Adoptable (Official) Georgia Dogs for May 19, 2020

19
May

Adoptable (Official) Georgia Dogs for May 19, 2020

The Gwinnett County Shelter continues to accept intake and to do adoptions, but you must call 770-339-3200 first for an appointment.

Melvin Gwinnett

Melvin is a 10-year old male Labrador Retriever mix who is available for adoption by appointment at the Gwinnett County Animal Shelter in Lawrenceville, GA.

We admit it. We’re a sucker for dogs with cute ears. Meet Melvin, an esteemed older gentleman who is a huge fan of mealtime (and snacktime too). Melvin is a big fan of being with other dogs and is an easy-going guy with an old soul. His age does not slow him down, and he loves to go on walks. Melvin is potty-trained and knows how to sit. If his sweet gray muzzle doesn’t pull on your heartstrings, then we don’t know what will!

Arnold Gwinnett

Arnold is a 10-year old male Labrador Retriever mix who is available for adoption by appointment at the Gwinnett County Animal Shelter in Lawrenceville, GA.

Arnold is the sweet old man that greets you when you come into Walmart. He’s everybody’s honorary grandpa. He doesn’t need a lot of attention and often prefers to be by himself anyways. Arnold is looking for a retirement home that will allow him to take long naps, eat lots of good snacks and destroy all the tennis balls that his little heart desires.

Edmond Gwinnett

Edmond is an 8-year old male Labrador Retriever mix who is available for adoption by appointment at the Gwinnett County Animal Shelter in Lawrenceville, GA.

Edmond would love to be your knight in shining armor. This sweet boy will come and save you from whatever danger you are in. He may even try to charm you into loving him. He says love is blind, and does not care who needs saving whether it be a damsel in distress or a clever thief who has found himself in a bind. This boy loves everyone he meets and is sure to put a smile on your face.

The Humane Society of the United States says the COVID-19 pandemic has led to fewer puppy mill inspections in Georgia, according to the AJC.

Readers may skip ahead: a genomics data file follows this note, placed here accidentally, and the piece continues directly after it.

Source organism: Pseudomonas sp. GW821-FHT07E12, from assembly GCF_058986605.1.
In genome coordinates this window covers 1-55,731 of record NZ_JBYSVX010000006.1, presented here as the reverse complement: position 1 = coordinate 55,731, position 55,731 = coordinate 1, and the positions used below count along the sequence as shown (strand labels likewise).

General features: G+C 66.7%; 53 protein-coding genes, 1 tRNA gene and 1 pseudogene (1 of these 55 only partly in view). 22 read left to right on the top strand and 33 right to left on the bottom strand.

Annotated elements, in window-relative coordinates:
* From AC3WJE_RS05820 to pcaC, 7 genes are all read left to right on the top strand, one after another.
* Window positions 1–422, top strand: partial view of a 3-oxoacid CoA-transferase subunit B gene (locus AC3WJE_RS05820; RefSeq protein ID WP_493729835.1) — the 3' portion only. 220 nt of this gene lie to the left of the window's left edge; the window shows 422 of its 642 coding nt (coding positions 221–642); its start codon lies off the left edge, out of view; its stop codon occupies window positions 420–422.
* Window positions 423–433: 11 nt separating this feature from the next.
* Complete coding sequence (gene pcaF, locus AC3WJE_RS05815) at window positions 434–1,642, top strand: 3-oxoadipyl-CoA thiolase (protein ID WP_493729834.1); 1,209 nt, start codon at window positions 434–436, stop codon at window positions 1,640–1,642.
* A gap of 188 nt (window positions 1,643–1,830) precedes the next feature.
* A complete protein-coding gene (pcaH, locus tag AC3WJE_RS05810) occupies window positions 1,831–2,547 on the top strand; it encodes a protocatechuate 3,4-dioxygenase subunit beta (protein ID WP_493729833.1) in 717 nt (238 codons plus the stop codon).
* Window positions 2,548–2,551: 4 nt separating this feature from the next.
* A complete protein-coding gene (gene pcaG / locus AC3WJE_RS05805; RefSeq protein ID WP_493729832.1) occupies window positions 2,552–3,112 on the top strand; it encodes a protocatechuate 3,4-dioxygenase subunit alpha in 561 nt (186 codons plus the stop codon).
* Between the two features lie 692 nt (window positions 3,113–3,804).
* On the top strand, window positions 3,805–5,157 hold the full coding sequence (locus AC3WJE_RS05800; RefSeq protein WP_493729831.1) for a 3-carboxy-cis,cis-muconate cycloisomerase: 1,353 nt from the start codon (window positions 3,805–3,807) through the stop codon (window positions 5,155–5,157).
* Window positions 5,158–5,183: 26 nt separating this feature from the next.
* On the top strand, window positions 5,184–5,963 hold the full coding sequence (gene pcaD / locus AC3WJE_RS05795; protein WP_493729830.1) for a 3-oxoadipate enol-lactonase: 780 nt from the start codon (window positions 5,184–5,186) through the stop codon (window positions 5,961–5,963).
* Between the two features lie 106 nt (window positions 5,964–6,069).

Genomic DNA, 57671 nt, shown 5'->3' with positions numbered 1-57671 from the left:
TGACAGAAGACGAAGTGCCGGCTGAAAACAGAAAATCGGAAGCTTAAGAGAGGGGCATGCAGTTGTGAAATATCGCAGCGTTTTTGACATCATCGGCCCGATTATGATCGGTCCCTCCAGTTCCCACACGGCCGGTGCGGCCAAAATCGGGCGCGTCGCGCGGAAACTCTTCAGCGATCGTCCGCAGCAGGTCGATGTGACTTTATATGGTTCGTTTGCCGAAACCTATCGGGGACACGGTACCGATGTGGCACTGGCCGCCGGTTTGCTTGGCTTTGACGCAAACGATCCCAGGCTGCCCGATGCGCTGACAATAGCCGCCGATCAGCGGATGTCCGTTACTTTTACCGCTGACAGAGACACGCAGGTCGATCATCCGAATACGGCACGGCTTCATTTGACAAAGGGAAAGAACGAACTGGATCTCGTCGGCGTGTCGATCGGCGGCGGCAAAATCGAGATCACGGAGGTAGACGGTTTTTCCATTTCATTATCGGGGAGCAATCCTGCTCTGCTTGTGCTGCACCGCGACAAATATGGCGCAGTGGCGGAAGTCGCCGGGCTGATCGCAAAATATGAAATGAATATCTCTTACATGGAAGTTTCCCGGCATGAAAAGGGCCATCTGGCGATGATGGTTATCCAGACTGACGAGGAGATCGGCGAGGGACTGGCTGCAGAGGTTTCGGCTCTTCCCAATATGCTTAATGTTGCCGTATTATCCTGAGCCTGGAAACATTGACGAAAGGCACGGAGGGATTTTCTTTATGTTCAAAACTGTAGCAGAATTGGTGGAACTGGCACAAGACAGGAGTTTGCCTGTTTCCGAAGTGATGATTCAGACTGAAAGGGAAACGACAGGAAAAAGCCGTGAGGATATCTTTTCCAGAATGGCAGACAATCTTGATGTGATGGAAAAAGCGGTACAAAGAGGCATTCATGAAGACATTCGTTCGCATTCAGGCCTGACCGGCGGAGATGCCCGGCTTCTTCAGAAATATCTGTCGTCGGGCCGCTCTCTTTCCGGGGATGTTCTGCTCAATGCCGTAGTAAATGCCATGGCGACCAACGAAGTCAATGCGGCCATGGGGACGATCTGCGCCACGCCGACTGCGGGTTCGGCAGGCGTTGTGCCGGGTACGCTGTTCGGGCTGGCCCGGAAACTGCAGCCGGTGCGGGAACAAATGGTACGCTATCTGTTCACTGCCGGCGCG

Representatives for the organization said they are particularly worried about the condition of puppies since enforcement agencies have suspended on site visits during the coronavirus pandemic. “(During the pandemic) there have been even fewer inspections of the mills. An inspector can identify a small problem and order it to be corrected before it festers and becomes a bigger problem,” said John Goodwin, Senior Director of the Humane Society’s Stop Puppy Mills campaign.

State officials said while they had not been conducting routine investigations during the COVID-19 lockdown, inspectors worked on any complaints that were called in and did make site visits in urgent cases while practicing social distancing. Monday marked the start of the second phase of their COVID-19 response with routine inspections expected to take place three days a week, said spokeswoman Julie McPeake.

The Humane Society’s 2020 Horrible Hundred report released last week included seven Georgia breeders. The Humane Society’s report is based on inspections of dog breeders conducted by the federal and state Departments of Agriculture.

Through its Companion Animal Division, the Georgia Department of Agriculture, is charged with regulating anyone who produces, sells, boards, grooms, offers for adoption, or exchanges pet animals. Last year, the department had about 15 full-time companion animal and equine inspectors and three field supervisors.

Georgia’s enforcement efforts have improved, said Goodwin. “One reason you have a few more entries in Georgia is because the state went out to some of the worst actors,” he said.

During the pandemic, state inspectors filed 176 inspection reports from mid-March to mid-May, said McPeake. The department has also made or attempted to make contact with all 4,000 licensed establishments to conduct surveys on how the pandemic has effected their businesses, she said.

Disclosure: I work part-time for the Humane Society of the United States as a lobbyist.

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